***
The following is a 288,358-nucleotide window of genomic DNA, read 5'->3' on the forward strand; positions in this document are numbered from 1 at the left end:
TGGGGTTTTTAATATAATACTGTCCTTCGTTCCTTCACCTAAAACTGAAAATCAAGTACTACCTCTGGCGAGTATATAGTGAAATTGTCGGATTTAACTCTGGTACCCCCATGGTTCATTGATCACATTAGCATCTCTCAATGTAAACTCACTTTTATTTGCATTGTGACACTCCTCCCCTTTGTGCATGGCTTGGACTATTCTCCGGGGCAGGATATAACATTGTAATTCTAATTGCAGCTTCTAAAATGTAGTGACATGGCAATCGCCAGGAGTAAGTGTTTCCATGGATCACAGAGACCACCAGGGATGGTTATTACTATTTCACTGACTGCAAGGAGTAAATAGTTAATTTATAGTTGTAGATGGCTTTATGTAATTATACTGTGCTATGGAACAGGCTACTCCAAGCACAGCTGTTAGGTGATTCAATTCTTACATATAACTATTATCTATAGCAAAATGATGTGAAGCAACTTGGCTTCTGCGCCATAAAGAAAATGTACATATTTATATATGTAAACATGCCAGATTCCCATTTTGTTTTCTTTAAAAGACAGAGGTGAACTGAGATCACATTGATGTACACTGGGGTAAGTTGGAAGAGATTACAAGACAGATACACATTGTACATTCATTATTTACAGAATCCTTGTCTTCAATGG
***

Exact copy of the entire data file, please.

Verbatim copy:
The following is a 288,358-nucleotide window of genomic DNA, read 5'->3' on the forward strand; positions in this document are numbered from 1 at the left end:
TGGGGTTTTTAATATAATACTGTCCTTCGTTCCTTCACCTAAAACTGAAAATCAAGTACTACCTCTGGCGAGTATATAGTGAAATTGTCGGATTTAACTCTGGTACCCCCATGGTTCATTGATCACATTAGCATCTCTCAATGTAAACTCACTTTTATTTGCATTGTGACACTCCTCCCCTTTGTGCATGGCTTGGACTATTCTCCGGGGCAGGATATAACATTGTAATTCTAATTGCAGCTTCTAAAATGTAGTGACATGGCAATCGCCAGGAGTAAGTGTTTCCATGGATCACAGAGACCACCAGGGATGGTTATTACTATTTCACTGACTGCAAGGAGTAAATAGTTAATTTATAGTTGTAGATGGCTTTATGTAATTATACTGTGCTATGGAACAGGCTACTCCAAGCACAGCTGTTAGGTGATTCAATTCTTACATATAACTATTATCTATAGCAAAATGATGTGAAGCAACTTGGCTTCTGCGCCATAAAGAAAATGTACATATTTATATATGTAAACATGCCAGATTCCCATTTTGTTTTCTTTAAAAGACAGAGGTGAACTGAGATCACATTGATGTACACTGGGGTAAGTTGGAAGAGATTACAAGACAGATACACATTGTACATTCATTATTTACAGAATCCTTGTCTTCAATGG